Why Samsung Electronics Is Delivering Eco-Friendly Stoves to Kakuma Refugee Camp in Kenya

on February 1, 2018
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Local personnel will be hired to help distribute bioethanol stoves in Kenya



Samsung Electronics, in partnership with Rural Development Solutions, will deliver 10,000 bioethanol stoves to households in the Kakuma refugee camp in Kenya.


  • Bioethanol stoves help replace charcoal fuel to address climate change and local health issues while providing residents with economic sustainability
  • This effort adds to the 10,000 stoves already distributed in Mombasa, Kenya’s second largest city



Providing Residents with Cleaner, Safer, More Sustainable Way to Cook


  • The majority of households in Kenya currently use charcoal as fuel to cook
  • When burned, charcoal produces toxic fumes and leads to serious air pollution
  • Broad use of charcoal leads to excessive harvesting of trees, accelerating deforestation
  • Bioethanol is a byproduct of sugar production which makes it a cheaper, more sustainable source of fuel
  • Use of more bioethanol, which is six times more energy efficient than charcoal, will help reduce greenhouse gas emissions





  • Haengil Kim, Senior Vice President and Head of Global Environment, Health and Safety Center, Samsung Electronics: “We hope this project helps refugees in Kenya in a meaningful way. Samsung Electronics will continue to carry out its responsibility as a corporate citizen with more such initiatives.”
  • Burton Wagacha, Senior Public Health Officer and Technical Coordinator, United Nations High Commissioner for Refugees (UNHCR): “These cook stoves will help improve the quality of living for many refugees. We look forward to continue partnering with Samsung Electronics in more initiatives.”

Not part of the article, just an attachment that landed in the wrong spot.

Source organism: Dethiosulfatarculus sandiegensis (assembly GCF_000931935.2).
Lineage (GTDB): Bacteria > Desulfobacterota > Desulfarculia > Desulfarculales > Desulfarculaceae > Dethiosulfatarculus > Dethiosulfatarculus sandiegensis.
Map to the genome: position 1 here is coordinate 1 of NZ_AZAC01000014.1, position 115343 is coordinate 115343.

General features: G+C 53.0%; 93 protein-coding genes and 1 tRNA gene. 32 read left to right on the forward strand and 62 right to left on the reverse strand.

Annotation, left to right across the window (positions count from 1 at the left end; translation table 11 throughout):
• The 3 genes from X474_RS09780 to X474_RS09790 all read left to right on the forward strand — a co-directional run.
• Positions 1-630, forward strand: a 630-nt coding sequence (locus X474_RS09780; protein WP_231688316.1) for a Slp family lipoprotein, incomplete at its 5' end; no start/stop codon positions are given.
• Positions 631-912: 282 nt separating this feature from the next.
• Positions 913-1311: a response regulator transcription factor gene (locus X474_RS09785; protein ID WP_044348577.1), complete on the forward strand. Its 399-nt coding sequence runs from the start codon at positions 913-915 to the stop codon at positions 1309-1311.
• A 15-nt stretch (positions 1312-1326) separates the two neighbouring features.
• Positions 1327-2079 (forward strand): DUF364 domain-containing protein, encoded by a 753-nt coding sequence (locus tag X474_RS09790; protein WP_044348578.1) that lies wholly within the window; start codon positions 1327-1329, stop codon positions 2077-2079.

Eco-friendly cook stoves will help address climate change and improve the health and safety of the residents while providing them with economic sustainability.


Bioethanol sells for 100 Kenyan Shillings, or about one U.S. Dollar, per liter. A one-liter bottle would last five to six days for the average household.


Charcoal costs about 20 Kenyan Shillings, roughly 0.20 U.S. Dollars, per kilogram. Kenyan households use about 2 kilograms a day


Charcoal, the most popular fuel for stoves in Kenya, is a key factor that contributes to air pollution


Patricia Kingori, Senior Manager, Samsung Electronics (right), and Charles Sunkuli, Principal Secretary, Kenya Ministry of Enviroment, demonstrate how to use bioethanol stoves to organizations partnering in the bioethanol stove initiative in Kenya

ESG > Citizenship


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